It Isn’t Just the Principle That Matters: Liberalism, Feminism, and Equality

I’ve had some thoughtful questions posed in response to my last post on the abolition of the ban on women in combat, so I’d clarify why I don’t believe that “gender-equality” in a war-time military is an unqualified victory.  Indeed, insofar as the ability to be in combat is a “feminist achievement” for some women, it is a defeat for women of color or poorer white women who feel that their only available—or reasonable option is to join the military. These remarks expand on an earlier reply to a commenter.

It is possible to see the lifting of the ban purely as a feminist victory. Principles of most kinds—especially when they are couched as progressive—are more easily interpreted in the best possible light when they are separated from history and context, and not applied to examples.  It’s a classic liberal position, which allows a selective interpretation of the facts in favor of highlighting the “pure” principle. The brilliant effectiveness of liberalism is that it’s based on principles, and indifferent to the applications or details.  Moreover, separating the motives from the facts depoliticizes the policy (and strips it of its ethical content).  That is a great way to make a policy easier to swallow–precisely as those in power would like us to do.  By couching a strategic policy in the cloak of principle, it becomes much easier to co-opt a potentially progressive principle for political profit (P5).

But when we see these principles in conjunction with the way that they can (and often will) be exploited, such programs aren’t unqualified victories. The freedom to do something—without a range of options—can often be transformed into being forced to do something [The same does not necessarily apply to the freedom of speech. In fact, the opposite holds for speech: the freedom to speak is generally not transformed into being forced to speak].

Having said that, I’ll reiterate what some readers missed the last time I wrote it: I’m completely in favor of removing barriers to discrimination: sexual, marital, gender, racial.  Removing barriers to discrimination can lead to more options for some people—in some circumstances, in certain moments.  Removing barriers to discrimination is NOT, however, the equivalent of creating choices for everyone.  The freedom to do something is only a mark of progress when it becomes a legitimate option among several reasonable options.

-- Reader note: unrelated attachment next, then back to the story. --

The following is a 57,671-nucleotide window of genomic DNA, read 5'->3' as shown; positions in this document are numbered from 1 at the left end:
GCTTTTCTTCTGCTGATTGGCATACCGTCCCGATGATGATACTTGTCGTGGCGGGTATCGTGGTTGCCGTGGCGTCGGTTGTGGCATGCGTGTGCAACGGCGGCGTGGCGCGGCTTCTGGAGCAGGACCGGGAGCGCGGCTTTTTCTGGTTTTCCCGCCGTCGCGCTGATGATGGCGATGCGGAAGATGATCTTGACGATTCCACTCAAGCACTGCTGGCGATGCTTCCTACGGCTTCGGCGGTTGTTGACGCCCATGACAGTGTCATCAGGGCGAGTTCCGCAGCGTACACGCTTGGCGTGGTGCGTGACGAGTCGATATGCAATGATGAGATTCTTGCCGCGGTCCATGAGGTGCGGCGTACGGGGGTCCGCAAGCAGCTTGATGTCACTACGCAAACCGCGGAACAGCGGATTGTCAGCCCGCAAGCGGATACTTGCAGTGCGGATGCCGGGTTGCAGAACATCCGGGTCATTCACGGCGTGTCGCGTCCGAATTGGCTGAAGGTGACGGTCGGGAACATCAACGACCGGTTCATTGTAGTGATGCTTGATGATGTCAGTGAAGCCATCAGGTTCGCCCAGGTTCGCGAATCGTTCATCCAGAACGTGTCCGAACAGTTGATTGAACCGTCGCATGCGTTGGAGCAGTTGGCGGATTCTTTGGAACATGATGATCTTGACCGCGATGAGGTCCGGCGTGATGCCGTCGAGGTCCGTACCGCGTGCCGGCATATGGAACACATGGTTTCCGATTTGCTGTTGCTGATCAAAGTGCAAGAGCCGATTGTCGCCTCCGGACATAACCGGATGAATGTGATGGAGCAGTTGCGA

Lifting the ban is consistent with the classic liberal feminist position, which favors the principle of “gender-equality.” However, the classical liberal feminist position is inherently problematic, since it prioritizes “gender-equality” without attending to economic disparities or racially relevant facts. Policies like allowing women in combat will affect women of color—especially single mothers–disproportionately: they are demographically more likely to have fewer employment options and thereby will be disproportionately inclined to join the Army–with its range of benefits. This is even more the case during difficult economic times. All women (and men) of color have to do is agree to be cannon fodder for an imperial war.

So, a “feminist victory” for those who actually have a range of options and decide that they want to be in combat positions, is not in fact a “feminist victory” for all women. It’s NOT an unqualified victory for many women of color—unless they choose to be in combat, given [and this is key] a range of several or many other reasonable options–such as a civil service equivalent, for example. It is NOT a victory for those who don’t want to be in combat and/OR who can’t challenge their superiors’ decisions to put them in combat positions, or for those who didn’t have many options for employment but are attracted by access to healthcare, childcare, etc. Such a position leaves those already vulnerable to the exigencies of authority, i.e., vulnerable to being exploited by those in power over them.

A non-conscription Army–in a society that suffers radical economic inequality (in wealth, employment, and healthcare)–is a classist institution that will disproportionately exploit the vulnerabilities of men and women of color. By ignoring this context, and the timing of this policy, one can trumpet the ‘victory’ or ‘principle’ without having to consider the implications for those who have to suffer through the exigencies of this policy.

This is similar to the “victory” of same-sex marriage, which can certainly facilitate lesbian and gay couples’ access to health care, living will decisions, adoptions, etc. However, it side-steps crucial implications, like (1) the national absence of health-care and (2) corporations’ decision to deny same-sex benefits to unmarried couples (because now everyone, including same-sex couples can get married–so they are forced to do so in order to have benefits). (3) the immigration policy that prohibits domestic partners from applying for visas to live in the US together regardless of marital status.

It’s a way to discipline citizens & residents into conforming to certain societal norms, while pretending that “progress” has been achieved.